It is called the Police Unity Tour.
On Monday, around 50 US police officers arrived in Israel to meet their law enforcement counterparts and engage in a series of meetings and training exercises in what the Israeli media has described as "strengthening the domestic security cooperation between the two allied nations".
The officers are scheduled to spend nine days in Israel, during which they will also attend events in Jerusalem marking the anniversary of the 11 September 2001 attacks in the US.
On Tuesday night, US Ambassador David Friedman and Sara Netanyahu, the wife of Israeli Prime Minister Benjamin Netanyahu, attended an event at the 9/11 Living Memorial Plaza on a hill overlooking Jerusalem.
According to reports, the officers will also be briefed by the Israeli army as well as travel close to the fence with Gaza, where Israelis have been using disproportionate force on Palestinians protesting as part of the Great March of Return since March 2018.
On 6 September, two Palestinian teenagers were shot dead and 70 others injured by Israeli forces close to the fence. At least 210 Palestinians have been killed by Israeli forces over the past 18 months during demonstrations calling for an end to the Gaza siege and return of refugees to their homes in Israel.
"We will be discussing the issue of the kites and balloons so we will know what and how the Israeli officers deal with it," Michael Safras, chief of New Jersey's Essex County Sheriff's Department, was quoted as saying to The Jerusalem Post.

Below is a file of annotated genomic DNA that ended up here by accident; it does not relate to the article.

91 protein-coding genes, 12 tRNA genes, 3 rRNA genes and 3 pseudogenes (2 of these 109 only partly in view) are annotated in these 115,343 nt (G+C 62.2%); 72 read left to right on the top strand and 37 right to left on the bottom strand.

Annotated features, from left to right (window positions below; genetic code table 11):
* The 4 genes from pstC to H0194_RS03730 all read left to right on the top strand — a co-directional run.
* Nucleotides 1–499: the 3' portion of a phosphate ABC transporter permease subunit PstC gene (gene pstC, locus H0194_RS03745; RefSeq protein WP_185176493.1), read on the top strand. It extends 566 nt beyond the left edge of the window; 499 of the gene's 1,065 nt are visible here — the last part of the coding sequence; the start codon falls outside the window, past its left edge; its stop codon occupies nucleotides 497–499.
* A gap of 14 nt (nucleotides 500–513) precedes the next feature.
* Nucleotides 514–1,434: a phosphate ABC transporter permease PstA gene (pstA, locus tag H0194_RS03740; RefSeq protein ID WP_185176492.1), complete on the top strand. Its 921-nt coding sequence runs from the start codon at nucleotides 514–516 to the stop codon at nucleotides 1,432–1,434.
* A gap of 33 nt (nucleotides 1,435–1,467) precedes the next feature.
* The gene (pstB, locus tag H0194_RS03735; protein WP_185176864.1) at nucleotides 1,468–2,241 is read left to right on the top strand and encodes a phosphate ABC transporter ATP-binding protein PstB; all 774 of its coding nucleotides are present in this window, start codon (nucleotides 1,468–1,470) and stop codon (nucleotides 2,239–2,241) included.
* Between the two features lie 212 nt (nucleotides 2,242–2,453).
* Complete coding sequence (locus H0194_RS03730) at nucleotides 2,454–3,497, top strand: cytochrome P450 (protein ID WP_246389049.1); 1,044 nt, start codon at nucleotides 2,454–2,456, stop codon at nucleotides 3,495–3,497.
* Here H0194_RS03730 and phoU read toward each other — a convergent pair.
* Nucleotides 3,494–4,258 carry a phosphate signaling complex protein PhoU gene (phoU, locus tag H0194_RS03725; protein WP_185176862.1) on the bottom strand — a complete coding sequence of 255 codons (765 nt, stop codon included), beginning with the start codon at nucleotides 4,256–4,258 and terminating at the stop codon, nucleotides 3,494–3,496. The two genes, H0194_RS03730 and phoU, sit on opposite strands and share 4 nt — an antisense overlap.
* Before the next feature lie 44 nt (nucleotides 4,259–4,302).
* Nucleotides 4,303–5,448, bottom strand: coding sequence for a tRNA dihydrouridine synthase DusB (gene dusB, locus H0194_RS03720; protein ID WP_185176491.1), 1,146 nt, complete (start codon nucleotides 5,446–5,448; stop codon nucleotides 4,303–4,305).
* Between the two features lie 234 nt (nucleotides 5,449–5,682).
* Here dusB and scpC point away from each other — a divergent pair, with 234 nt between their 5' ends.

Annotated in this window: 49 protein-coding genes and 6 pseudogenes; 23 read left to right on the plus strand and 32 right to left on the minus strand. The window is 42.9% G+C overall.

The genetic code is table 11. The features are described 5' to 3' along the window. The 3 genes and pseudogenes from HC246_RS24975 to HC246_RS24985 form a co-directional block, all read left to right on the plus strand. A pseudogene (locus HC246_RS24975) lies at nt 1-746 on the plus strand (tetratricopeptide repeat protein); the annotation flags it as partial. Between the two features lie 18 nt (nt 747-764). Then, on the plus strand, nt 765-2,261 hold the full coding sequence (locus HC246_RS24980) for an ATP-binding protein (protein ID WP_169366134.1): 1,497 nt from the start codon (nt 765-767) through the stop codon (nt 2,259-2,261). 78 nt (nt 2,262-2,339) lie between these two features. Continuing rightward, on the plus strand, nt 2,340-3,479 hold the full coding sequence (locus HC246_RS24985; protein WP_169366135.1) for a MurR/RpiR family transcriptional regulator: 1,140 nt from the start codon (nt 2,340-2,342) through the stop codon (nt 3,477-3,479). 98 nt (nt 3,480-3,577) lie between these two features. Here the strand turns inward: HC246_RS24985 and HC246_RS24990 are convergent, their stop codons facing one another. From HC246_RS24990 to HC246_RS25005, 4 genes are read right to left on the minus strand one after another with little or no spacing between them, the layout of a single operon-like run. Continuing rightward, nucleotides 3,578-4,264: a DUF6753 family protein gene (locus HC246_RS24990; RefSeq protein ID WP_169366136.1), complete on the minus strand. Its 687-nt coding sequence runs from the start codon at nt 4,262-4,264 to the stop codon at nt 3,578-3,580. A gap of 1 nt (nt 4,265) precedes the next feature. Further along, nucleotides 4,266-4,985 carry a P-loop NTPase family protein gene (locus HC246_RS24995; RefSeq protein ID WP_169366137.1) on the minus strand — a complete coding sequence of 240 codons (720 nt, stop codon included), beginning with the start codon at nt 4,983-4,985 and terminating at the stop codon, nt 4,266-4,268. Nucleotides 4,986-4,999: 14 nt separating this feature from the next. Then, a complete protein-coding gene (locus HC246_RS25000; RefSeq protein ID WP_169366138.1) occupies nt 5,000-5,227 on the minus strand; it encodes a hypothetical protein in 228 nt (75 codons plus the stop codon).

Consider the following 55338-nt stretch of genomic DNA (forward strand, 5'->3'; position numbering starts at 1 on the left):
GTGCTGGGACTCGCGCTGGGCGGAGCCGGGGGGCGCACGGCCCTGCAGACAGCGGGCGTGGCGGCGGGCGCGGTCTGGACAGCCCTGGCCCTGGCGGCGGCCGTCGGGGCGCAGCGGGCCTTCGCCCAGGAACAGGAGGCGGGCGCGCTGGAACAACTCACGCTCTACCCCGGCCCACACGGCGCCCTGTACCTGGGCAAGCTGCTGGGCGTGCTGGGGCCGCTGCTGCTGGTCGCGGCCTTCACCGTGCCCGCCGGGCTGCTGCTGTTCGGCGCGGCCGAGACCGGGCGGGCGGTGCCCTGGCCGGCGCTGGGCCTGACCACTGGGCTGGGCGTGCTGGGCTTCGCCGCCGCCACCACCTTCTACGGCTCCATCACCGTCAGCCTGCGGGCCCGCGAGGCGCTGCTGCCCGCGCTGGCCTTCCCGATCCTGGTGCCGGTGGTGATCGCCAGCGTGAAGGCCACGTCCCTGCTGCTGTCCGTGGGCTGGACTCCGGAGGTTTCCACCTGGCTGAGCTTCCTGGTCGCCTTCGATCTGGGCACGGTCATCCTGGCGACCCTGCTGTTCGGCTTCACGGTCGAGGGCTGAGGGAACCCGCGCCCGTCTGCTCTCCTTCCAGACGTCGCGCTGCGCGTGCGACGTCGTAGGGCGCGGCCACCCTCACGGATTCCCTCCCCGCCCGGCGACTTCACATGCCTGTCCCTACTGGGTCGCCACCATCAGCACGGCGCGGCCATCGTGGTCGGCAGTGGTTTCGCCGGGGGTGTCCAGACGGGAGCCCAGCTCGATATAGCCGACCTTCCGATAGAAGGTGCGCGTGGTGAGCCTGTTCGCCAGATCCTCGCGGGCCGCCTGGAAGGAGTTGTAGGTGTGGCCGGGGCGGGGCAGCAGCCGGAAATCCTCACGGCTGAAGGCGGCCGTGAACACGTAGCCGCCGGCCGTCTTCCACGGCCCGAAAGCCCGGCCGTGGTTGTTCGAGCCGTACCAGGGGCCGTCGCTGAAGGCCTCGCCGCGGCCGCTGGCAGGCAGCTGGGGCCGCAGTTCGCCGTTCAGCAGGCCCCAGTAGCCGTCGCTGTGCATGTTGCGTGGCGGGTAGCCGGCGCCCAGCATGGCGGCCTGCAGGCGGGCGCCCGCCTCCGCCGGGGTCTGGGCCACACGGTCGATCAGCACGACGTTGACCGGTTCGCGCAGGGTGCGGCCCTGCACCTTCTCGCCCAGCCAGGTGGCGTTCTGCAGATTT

Around 35 out of the 50 officers taking part in the delegation are visiting Israel for the first time whereas Safras has been to the country more than 40 times.
Moreover, 14 out of the contingent were said to have been active in the aftermath of the attack on the World Trade Center in New York on 11 September 2001, The Times of Israel reported.
Sixty police officers were among nearly 3,000 people killed in the 9/11 attacks by al-Qaeda hijackers, while officials said this week that at least 241 New York Police Department officers have died as a consequence of 9/11-related illnesses in the 18 years since the attacks.
'Nothing to learn from Israel'
Observers have long held that exchange trips like these valorise the Israeli occupation as well as setting a dangerous precedent for the importation of military-style policing to the US.
US law enforcement is already mired in controversies of their own, including repeated accusations of prejudice and brutality towards black Americans.
An academic study published in August in the Proceedings of the National Academy of Sciences journal, found that "for young men of colour, police use of force is among the leading causes of death".
"Over the life course, about one in every 1,000 black men can expect to be killed by police," the report said.
Nader Hashemi, the director of the Center for Middle East Studies at the University of Denver, told Middle East Eye there "is nothing that US law enforcement can learn or should learn from a country that is occupying another people, has an egregious human rights record and where Israeli Arabs are treated as second class citizens."